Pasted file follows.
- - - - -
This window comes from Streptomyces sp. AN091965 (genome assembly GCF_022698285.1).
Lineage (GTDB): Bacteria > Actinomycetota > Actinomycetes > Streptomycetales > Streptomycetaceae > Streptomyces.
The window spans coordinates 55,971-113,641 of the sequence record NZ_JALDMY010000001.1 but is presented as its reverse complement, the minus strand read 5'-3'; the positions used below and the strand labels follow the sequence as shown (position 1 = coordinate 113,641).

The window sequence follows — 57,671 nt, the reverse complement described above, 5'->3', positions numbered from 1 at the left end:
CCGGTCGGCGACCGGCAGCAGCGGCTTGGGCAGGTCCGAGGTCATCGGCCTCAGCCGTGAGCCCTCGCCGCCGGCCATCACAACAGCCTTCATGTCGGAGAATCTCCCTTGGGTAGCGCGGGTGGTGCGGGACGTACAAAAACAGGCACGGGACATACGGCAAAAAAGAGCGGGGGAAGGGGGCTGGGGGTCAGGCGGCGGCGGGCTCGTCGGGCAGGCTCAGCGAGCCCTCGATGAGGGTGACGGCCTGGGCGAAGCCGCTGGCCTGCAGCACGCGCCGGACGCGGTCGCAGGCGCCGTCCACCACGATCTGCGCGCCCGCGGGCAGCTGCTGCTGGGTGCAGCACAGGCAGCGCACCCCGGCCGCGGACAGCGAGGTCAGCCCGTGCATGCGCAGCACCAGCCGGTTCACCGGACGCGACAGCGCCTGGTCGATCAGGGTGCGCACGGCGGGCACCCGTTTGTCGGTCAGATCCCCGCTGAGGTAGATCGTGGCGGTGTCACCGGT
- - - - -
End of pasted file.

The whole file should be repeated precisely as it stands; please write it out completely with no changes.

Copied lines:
This window comes from Streptomyces sp. AN091965 (genome assembly GCF_022698285.1).
Lineage (GTDB): Bacteria > Actinomycetota > Actinomycetes > Streptomycetales > Streptomycetaceae > Streptomyces.
The window spans coordinates 55,971-113,641 of the sequence record NZ_JALDMY010000001.1 but is presented as its reverse complement, the minus strand read 5'-3'; the positions used below and the strand labels follow the sequence as shown (position 1 = coordinate 113,641).

The window sequence follows — 57,671 nt, the reverse complement described above, 5'->3', positions numbered from 1 at the left end:
CCGGTCGGCGACCGGCAGCAGCGGCTTGGGCAGGTCCGAGGTCATCGGCCTCAGCCGTGAGCCCTCGCCGCCGGCCATCACAACAGCCTTCATGTCGGAGAATCTCCCTTGGGTAGCGCGGGTGGTGCGGGACGTACAAAAACAGGCACGGGACATACGGCAAAAAAGAGCGGGGGAAGGGGGCTGGGGGTCAGGCGGCGGCGGGCTCGTCGGGCAGGCTCAGCGAGCCCTCGATGAGGGTGACGGCCTGGGCGAAGCCGCTGGCCTGCAGCACGCGCCGGACGCGGTCGCAGGCGCCGTCCACCACGATCTGCGCGCCCGCGGGCAGCTGCTGCTGGGTGCAGCACAGGCAGCGCACCCCGGCCGCGGACAGCGAGGTCAGCCCGTGCATGCGCAGCACCAGCCGGTTCACCGGACGCGACAGCGCCTGGTCGATCAGGGTGCGCACGGCGGGCACCCGTTTGTCGGTCAGATCCCCGCTGAGGTAGATCGTGGCGGTGTCACCGGT